Weather: fine, with sunny periods and a brisk SW breeze on higher ground.
Another day, another trip.
Andrew (aka Notchy) and I have set off on a 'luxury' backpacking trip from Saltaire to Appleby in eight days. We are following a route devised in 2007 by Saltaire residents, Chris and Tony Grogan.
Full details can be found at www.daleshighway.org.uk
A successful rendezvous at Manchester Piccadilly, followed by an hour and a half's £7 worth of efficient rail travel saw us in Saltaire by soon after noon.
We spent a while exploring the industrial village built by Titus Salt in the mid 19th century, a prime example of 'Victorian philanthropic paternalism'.
By 1892 Salt had been dead for 14 years and his company had gone into liquidation. It wasn't until the 1980s, when another visionary, Jonathan Silver, bought the old mill and introduced an interesting mix of uses, that a turn around started. The railway station reopened and the old mill cottages became desirable for young commuters. New shops, bars and cafés appeared and Saltaire was once again booming.
We can confirm that it remains a smart, vibrant place to this day - certainly that was the impression we gained whilst lunching at Vicars Cafe Bistro, near Victoria Hall, the venue for a recent Antiques Roadshow.
But we were here for a walk, and a very pleasant afternoon's stroll it was too, basically directly north to Ilkley. I took diversions to take in Hope Hill, as well as Ilkley Moor's 402 metre summit, and the Thimble Stones, but even those excursions involved little extra effort and we arrived conveniently outside our hotel directly from a footpath above the town.
It was good to see plenty of curlew today, after noting their scarcity during my recent walk across Scotland. Lapwings, skylarks, meadow pipits and a sparrowhawk were also very much in evidence, but there were no oyster catchers, and there seemed to be fewer birds than when I passed along a very similar route two years ago.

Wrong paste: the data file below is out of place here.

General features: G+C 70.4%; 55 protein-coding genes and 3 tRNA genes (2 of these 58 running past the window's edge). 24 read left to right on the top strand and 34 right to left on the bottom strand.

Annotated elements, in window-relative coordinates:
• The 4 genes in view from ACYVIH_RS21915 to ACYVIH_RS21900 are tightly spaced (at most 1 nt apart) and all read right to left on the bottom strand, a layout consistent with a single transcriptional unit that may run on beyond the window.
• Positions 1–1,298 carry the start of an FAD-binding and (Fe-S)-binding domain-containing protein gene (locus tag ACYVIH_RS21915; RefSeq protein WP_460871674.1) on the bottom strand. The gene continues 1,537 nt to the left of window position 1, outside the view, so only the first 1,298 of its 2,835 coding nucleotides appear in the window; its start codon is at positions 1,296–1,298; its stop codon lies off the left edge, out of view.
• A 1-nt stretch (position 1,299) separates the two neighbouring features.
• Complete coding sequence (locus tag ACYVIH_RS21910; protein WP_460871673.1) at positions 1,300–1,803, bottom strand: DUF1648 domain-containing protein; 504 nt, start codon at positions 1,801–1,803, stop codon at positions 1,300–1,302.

Whilst there was no sign of any moisture on the surface of the moors, numerous piles of paving slabs were strewn across the summit of Ilkley Moor, awaiting a path construction team, indicating that the moor is unusually dry just now!
We encountered a good smattering of walkers, runners and mountain bikers, including a man in a kilt and some scout leaders on Ilkley Moor who kindly took the above photo.
Below the spa baths at White Wells, which date from 1703, lies the prosperous town of Ilkley, where we later savoured the delights of its Piccolino restaurant. However, above White Wells, a 3500 year old stone circle, the Twelve Apostles, stood proud alongside our route, and Rombalds Moor sports numerous examples of prehistoric rock art dating from over 3000 years ago. Most of the 350 examples are off today's beaten tracks, but I did come across a couple of the sites as I descended from the moor towards Ilkley.
That's all for now. We are hoping for another fine day tomorrow.
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